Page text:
How to Write a Job Posting:
Let’s get right down to work here, with tips on creating a job advertisement that gets noticed on job boards or the always busy free job posting sites.
1. Use a killer job title.
This is the most important part of your job posting when you’re posting to boards. When you write your title, include the name of the position and the top one to three things that will make the job attractive to an applicant.
2. Add an emotive introduction.
This is a single paragraph that gives three to five details applicants will find most exciting about the job. It is similar to the lede that newspapers use to hook you into reading the full article.
3. Tell your company story.
Information about your company that applicants want to know. How many years you’ve been in business, how long employees stay (if this shows that people stick with you), interesting clients or projects, equipment that applicants will be excited about, awards, accolades, and work culture facts that will interest them.
4. Really sell the position.
Rather than the typical laundry list of bullet points, only include requirements that are essential to this job. Try to limit yourself to one to three things. Then provide information on work hours, pay, interesting coworkers, education opportunities, benefits or perks, and anything else applicants will find interesting.
5. Push your location.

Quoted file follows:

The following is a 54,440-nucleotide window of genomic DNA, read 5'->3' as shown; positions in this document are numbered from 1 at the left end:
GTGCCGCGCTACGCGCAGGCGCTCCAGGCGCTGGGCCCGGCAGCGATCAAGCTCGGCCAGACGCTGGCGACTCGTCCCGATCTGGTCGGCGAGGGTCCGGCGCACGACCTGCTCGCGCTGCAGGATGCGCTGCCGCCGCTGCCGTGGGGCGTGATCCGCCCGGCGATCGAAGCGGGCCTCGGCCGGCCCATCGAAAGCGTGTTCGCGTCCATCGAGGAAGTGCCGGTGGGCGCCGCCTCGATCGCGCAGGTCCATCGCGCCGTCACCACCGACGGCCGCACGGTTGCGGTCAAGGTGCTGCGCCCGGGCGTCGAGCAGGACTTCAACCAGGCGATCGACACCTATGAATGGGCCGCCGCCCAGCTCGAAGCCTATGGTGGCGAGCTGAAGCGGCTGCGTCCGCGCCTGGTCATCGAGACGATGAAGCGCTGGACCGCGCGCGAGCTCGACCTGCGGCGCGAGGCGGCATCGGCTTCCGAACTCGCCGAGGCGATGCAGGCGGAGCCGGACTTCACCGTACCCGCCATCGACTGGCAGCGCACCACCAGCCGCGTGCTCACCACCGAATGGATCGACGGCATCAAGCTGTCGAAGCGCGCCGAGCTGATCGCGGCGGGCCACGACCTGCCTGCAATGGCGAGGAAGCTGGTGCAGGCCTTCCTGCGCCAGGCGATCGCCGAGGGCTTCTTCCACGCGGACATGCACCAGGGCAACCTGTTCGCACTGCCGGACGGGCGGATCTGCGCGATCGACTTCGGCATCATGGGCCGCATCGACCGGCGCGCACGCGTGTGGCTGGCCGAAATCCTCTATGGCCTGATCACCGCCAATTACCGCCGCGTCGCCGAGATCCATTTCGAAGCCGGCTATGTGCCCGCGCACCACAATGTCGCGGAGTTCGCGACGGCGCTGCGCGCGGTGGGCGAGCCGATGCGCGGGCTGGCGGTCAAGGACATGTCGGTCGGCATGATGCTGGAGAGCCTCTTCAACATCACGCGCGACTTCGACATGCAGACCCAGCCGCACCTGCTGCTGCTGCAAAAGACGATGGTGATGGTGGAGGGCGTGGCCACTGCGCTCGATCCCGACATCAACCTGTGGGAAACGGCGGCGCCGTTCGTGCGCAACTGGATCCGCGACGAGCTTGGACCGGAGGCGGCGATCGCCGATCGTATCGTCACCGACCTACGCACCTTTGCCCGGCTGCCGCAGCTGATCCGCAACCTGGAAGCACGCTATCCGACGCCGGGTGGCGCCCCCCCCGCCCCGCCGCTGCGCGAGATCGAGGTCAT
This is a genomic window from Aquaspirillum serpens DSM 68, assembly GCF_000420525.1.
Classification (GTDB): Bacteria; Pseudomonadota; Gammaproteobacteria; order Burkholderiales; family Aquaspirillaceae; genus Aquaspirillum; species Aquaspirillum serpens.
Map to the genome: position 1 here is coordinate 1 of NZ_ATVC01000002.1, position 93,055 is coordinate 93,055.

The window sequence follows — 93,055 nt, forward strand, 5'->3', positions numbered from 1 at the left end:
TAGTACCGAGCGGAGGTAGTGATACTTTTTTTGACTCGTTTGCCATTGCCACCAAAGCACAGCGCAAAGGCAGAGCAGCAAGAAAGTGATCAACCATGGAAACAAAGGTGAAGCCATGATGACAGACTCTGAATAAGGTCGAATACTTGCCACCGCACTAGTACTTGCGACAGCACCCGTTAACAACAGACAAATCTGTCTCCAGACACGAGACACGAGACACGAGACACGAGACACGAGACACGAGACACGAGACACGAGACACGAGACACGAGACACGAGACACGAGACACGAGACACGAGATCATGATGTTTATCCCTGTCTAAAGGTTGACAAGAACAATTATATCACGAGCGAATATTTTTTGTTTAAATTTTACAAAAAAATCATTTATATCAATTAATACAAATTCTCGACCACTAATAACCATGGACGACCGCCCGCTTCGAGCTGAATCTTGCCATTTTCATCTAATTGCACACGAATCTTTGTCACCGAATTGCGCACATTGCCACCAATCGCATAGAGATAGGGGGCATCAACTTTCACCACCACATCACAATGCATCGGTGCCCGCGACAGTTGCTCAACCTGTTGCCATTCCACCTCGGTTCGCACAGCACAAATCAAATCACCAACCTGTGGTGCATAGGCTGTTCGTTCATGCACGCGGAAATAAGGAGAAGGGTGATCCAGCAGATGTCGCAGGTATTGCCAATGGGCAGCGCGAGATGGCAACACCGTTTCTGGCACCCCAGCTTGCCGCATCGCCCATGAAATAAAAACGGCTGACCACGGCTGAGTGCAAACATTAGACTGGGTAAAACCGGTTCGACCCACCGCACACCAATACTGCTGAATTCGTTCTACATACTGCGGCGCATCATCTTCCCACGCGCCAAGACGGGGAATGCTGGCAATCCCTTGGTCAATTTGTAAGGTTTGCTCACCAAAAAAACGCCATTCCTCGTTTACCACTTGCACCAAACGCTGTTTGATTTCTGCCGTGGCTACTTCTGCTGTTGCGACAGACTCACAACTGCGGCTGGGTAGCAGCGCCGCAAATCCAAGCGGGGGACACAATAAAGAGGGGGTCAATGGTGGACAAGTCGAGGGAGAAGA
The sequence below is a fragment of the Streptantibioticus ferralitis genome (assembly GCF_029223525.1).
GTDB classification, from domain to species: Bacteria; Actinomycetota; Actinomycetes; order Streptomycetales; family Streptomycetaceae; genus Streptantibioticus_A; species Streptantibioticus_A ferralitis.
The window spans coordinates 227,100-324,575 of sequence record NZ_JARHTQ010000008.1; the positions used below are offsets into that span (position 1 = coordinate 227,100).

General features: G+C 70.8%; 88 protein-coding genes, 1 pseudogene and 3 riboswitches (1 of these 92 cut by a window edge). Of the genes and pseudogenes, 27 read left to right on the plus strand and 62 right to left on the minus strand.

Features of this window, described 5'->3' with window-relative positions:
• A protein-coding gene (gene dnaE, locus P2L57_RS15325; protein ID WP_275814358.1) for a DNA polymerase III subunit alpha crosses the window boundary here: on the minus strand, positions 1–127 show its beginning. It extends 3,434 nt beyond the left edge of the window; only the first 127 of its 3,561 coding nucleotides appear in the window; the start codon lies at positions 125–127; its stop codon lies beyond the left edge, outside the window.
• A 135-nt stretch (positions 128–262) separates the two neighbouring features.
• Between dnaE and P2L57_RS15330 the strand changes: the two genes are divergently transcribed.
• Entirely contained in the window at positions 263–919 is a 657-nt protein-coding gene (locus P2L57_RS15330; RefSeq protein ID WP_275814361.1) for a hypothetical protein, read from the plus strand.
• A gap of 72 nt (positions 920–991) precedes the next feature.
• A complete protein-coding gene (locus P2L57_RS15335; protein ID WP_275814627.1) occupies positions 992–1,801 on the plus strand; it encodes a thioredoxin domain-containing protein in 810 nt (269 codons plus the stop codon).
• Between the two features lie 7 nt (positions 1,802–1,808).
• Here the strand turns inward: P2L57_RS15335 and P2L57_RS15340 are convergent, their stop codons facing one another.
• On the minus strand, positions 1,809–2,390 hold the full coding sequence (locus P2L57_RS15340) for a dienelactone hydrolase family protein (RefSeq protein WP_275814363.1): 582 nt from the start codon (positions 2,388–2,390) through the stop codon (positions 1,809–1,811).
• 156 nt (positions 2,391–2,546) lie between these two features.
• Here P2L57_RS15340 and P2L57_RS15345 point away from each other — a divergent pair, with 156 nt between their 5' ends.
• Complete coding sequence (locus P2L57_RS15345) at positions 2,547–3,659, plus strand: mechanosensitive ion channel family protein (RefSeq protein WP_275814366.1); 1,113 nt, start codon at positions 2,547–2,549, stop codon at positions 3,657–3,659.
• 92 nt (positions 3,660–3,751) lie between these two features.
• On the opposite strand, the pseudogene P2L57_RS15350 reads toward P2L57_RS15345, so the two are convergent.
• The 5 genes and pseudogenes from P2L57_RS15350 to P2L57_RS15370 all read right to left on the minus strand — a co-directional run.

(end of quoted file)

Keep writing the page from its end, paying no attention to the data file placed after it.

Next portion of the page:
Moving is an obstacle to anyone considering your job that doesn’t live in your region. If you want to attract people from other places, sell applicants on the location. Give them details about schools, activities, crime rates, things to do, etc. If your location is an easy commute from many key hiring areas then make sure to spell out the actual commute time. A candidate will always be keen on a role that can cut their commute by 30 minutes.
6. Repeat why they should apply.
This section is a quick bullet-pointed recap of the top five to six reasons someone should apply to your job. If you have a long job post this will make sure that your key points are front-of-mind when the candidate is hovering over the apply button.
7. Spell out the application process.
Detail everything from when they first apply to when they get hired. Candidates won’t be left in the dark about “what happens next.” This is especially important if you have a role that is a one interview hire. Candidates that are immediately available will jump on roles like this as they can get a job in days vs weeks.
8. Have other people read it.
Treat this job post writing exercise just as you would any other important piece of company marketing. Get multiple people to read it and provide you with honest feedback. Make sure you have fixed any errors before you post the job to hundreds of job boards.
9. Improve your email responses.
Look at all the emails that you send to candidates at each step of the hiring process. Pick them apart and ensure they are clear, personal, and continue to sell the candidate on the role at every step. A poor first response to a candidate application will undo all the good work you did in the job post getting them to apply.
Job Descriptions Are Not Job Posts:
Many people are confusing job postings with job descriptions. A job description should be a detailed if somewhat dry description of the responsibilities and expectations for a job that a company uses internally. A job posting is meant to sell applicants on your company, team, location, and all the things that make working for you great. That’s what you should be posting to job boards.